Canadian smartphone users have multiple personalities, study finds

How do Canadians use their smartphones? Well that depends on where they are – at work, at home, or somewhere in between, according to research by Toronto-based Catalyst.

Smartphone users at work are more likely to be checking e-mail, stock quotes, reading the news, or doing some personal banking. Smartphone users at home are more likely to be looking for a new car, booking a flight, paying a bill, or shopping and buying products online.  If a smartphone user is on the go, he is likely to be getting directions, finding a new restaurant to try, checking the weather, reading Twitter, or looking up spots scores.

More than half of Canadians (55 per cent) now own a smartphone, according to Catalyst – an search engine optimization (SEO) and search engine marketing (SEM) services firm that’s a subsidiary of New York-based GroupM. Research division GroupM Next surveyed 1,100 smartphone owners in Canada including both English-speaking and French-speaking participants. Half of smartphone owners have owned a device for at least two years and 14 per cent have owned one for more than five years.

Report authors say the data shows the Canadian smartphone market is maturing and worth the serious consideration of marketers. Smartphone users are conducting “intent-driven, product-related searches happening in locations most brands may not target” the report says. That includes while in the morning commute, waiting in line at a store, or while eating.

Mobile isn’t just one big channel to divert your marketing budget to, says Matt Jenkins, the marketing coordinator at Catalyst. There are sub-channels to consider as the market has matured.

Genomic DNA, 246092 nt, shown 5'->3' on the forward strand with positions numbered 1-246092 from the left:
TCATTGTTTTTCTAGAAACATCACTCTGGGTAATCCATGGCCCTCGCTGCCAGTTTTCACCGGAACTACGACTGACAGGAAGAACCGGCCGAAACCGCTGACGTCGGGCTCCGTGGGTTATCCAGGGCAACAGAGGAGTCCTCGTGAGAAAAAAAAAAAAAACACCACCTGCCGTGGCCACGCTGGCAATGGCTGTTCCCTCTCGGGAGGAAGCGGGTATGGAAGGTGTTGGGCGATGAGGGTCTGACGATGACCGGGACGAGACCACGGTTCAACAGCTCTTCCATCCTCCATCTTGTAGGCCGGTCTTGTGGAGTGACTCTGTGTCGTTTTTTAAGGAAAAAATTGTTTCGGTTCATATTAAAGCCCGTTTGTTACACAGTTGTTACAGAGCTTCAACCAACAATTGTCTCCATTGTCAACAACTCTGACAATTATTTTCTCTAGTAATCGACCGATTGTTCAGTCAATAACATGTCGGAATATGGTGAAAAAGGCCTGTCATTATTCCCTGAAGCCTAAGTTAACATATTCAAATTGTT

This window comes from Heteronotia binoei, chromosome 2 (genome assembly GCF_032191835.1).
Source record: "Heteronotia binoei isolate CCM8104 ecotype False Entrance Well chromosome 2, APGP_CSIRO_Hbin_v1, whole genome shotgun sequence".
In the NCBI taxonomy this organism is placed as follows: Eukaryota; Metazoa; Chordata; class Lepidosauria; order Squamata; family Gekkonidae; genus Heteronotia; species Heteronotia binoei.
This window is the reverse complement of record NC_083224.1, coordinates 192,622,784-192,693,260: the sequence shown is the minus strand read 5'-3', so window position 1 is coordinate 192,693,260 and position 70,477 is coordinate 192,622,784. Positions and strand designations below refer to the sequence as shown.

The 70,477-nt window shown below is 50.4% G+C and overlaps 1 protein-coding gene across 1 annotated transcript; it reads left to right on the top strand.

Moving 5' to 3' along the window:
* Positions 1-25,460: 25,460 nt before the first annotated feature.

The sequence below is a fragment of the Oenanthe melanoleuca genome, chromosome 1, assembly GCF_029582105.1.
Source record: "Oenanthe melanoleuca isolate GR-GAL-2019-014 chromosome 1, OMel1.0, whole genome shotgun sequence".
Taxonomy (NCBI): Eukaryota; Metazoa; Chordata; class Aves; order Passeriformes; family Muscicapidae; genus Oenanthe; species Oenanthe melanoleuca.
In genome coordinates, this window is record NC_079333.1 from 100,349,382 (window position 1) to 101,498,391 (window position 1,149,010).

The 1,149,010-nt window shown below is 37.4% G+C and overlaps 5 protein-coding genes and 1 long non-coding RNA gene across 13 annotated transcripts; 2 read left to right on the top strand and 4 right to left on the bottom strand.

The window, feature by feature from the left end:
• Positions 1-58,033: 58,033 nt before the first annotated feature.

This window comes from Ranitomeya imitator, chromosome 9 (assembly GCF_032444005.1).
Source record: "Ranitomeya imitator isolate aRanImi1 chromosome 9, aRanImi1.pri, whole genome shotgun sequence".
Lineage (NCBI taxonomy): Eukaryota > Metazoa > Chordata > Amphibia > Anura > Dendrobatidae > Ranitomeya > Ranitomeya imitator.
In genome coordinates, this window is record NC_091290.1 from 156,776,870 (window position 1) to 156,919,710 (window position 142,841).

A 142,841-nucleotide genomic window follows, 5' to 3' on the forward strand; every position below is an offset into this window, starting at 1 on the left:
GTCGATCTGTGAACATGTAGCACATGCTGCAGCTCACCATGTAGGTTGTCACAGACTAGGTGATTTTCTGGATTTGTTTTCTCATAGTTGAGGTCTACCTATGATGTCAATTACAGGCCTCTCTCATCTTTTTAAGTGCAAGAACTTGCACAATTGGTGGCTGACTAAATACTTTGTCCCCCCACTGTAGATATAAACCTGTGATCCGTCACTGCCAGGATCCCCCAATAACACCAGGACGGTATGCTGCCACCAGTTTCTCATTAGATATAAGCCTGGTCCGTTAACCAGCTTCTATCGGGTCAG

“Allocating your budget to just ‘mobile’ is a fairly blanket type of decision making,” he says. “We say look at context first and build around that.”

Smartphone users also reported frustration in carrying out various activities on their devices. For users on the go, 26 per cent were frustrated by load times, 23 per cent were irked by badly designed mobile websites, and 21 per cent felt they had to do too much typing on their device. The longer a person had owned a smartphone, the more likely they were to report feeling frustrated by a bad mobile website, demonstrating that expectations are raised over time.

“As more Canadians start to own smartphones and own them for longer, you’re going to start to see a larger manifestation of the types of trends we’re seeing here,” Jenkins says.

While smartphone users are willing to spend more time doing intensive activities on a device while at home, only 10 per cent of people say its their primary Internet device there. Most prefer using a tablet or laptop to go online. At work, many smartphone users rely on their device as a secondary option to keep up to date on information that’s important to them.

The bottom line for marketers, according to Catalyst, is to understand what motivates smartphone users to seek brand-specific information, and when they are likely to do it.

“The main takeaway is that marketing initiatives need to be customer focused,” Jenkins says. “You need to understand who your customer is, where they’re going to be, and what the information looks like when they’re looking for your services.”

The entire white paper can be viewed on Catalyst’s website. Below is an infographic the firm produced detailing the findings (click for a larger version):


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Jim Love, Chief Content Officer, IT World Canada

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Brian Jackson
Brian Jackson
Editorial director of IT World Canada. Covering technology as it applies to business users. Multiple COPA award winner and now judge. Paddles a canoe as much as possible.

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